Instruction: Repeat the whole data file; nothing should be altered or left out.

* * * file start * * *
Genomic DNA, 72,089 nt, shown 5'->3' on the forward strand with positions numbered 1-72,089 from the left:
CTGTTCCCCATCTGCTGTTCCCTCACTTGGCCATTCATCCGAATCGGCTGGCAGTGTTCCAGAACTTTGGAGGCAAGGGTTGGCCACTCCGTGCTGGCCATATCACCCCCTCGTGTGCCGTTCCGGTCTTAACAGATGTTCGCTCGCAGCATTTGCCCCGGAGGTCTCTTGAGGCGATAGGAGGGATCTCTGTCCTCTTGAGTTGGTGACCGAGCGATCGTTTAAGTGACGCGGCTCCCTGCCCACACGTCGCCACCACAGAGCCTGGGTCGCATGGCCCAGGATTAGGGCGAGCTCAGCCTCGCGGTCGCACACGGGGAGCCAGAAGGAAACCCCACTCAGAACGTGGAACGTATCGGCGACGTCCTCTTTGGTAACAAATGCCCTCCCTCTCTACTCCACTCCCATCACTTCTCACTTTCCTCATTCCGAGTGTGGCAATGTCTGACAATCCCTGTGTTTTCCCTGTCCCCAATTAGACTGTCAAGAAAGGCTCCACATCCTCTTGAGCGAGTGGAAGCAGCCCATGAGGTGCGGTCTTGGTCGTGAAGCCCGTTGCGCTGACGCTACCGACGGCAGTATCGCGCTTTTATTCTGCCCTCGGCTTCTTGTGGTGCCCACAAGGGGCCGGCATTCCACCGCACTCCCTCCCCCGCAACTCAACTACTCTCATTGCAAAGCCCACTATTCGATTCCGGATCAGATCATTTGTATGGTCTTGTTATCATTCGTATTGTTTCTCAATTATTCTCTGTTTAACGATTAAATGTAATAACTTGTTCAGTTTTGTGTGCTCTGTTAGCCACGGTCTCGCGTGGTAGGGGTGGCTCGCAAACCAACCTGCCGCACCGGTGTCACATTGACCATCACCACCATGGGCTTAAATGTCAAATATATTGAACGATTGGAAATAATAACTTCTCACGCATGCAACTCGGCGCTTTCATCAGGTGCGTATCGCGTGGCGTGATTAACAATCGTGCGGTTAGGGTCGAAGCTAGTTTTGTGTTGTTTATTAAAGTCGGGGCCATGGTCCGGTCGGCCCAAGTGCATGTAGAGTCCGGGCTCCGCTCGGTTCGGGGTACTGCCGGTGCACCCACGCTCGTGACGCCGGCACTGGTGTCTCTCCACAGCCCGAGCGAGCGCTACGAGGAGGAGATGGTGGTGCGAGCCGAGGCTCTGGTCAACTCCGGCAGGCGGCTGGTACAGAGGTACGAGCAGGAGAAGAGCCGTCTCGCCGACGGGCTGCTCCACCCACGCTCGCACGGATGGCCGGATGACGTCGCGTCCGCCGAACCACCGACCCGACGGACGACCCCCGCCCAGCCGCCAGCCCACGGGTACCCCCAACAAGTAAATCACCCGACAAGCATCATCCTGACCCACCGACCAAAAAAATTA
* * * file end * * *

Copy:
Genomic DNA, 72,089 nt, shown 5'->3' on the forward strand with positions numbered 1-72,089 from the left:
CTGTTCCCCATCTGCTGTTCCCTCACTTGGCCATTCATCCGAATCGGCTGGCAGTGTTCCAGAACTTTGGAGGCAAGGGTTGGCCACTCCGTGCTGGCCATATCACCCCCTCGTGTGCCGTTCCGGTCTTAACAGATGTTCGCTCGCAGCATTTGCCCCGGAGGTCTCTTGAGGCGATAGGAGGGATCTCTGTCCTCTTGAGTTGGTGACCGAGCGATCGTTTAAGTGACGCGGCTCCCTGCCCACACGTCGCCACCACAGAGCCTGGGTCGCATGGCCCAGGATTAGGGCGAGCTCAGCCTCGCGGTCGCACACGGGGAGCCAGAAGGAAACCCCACTCAGAACGTGGAACGTATCGGCGACGTCCTCTTTGGTAACAAATGCCCTCCCTCTCTACTCCACTCCCATCACTTCTCACTTTCCTCATTCCGAGTGTGGCAATGTCTGACAATCCCTGTGTTTTCCCTGTCCCCAATTAGACTGTCAAGAAAGGCTCCACATCCTCTTGAGCGAGTGGAAGCAGCCCATGAGGTGCGGTCTTGGTCGTGAAGCCCGTTGCGCTGACGCTACCGACGGCAGTATCGCGCTTTTATTCTGCCCTCGGCTTCTTGTGGTGCCCACAAGGGGCCGGCATTCCACCGCACTCCCTCCCCCGCAACTCAACTACTCTCATTGCAAAGCCCACTATTCGATTCCGGATCAGATCATTTGTATGGTCTTGTTATCATTCGTATTGTTTCTCAATTATTCTCTGTTTAACGATTAAATGTAATAACTTGTTCAGTTTTGTGTGCTCTGTTAGCCACGGTCTCGCGTGGTAGGGGTGGCTCGCAAACCAACCTGCCGCACCGGTGTCACATTGACCATCACCACCATGGGCTTAAATGTCAAATATATTGAACGATTGGAAATAATAACTTCTCACGCATGCAACTCGGCGCTTTCATCAGGTGCGTATCGCGTGGCGTGATTAACAATCGTGCGGTTAGGGTCGAAGCTAGTTTTGTGTTGTTTATTAAAGTCGGGGCCATGGTCCGGTCGGCCCAAGTGCATGTAGAGTCCGGGCTCCGCTCGGTTCGGGGTACTGCCGGTGCACCCACGCTCGTGACGCCGGCACTGGTGTCTCTCCACAGCCCGAGCGAGCGCTACGAGGAGGAGATGGTGGTGCGAGCCGAGGCTCTGGTCAACTCCGGCAGGCGGCTGGTACAGAGGTACGAGCAGGAGAAGAGCCGTCTCGCCGACGGGCTGCTCCACCCACGCTCGCACGGATGGCCGGATGACGTCGCGTCCGCCGAACCACCGACCCGACGGACGACCCCCGCCCAGCCGCCAGCCCACGGGTACCCCCAACAAGTAAATCACCCGACAAGCATCATCCTGACCCACCGACCAAAAAAATTA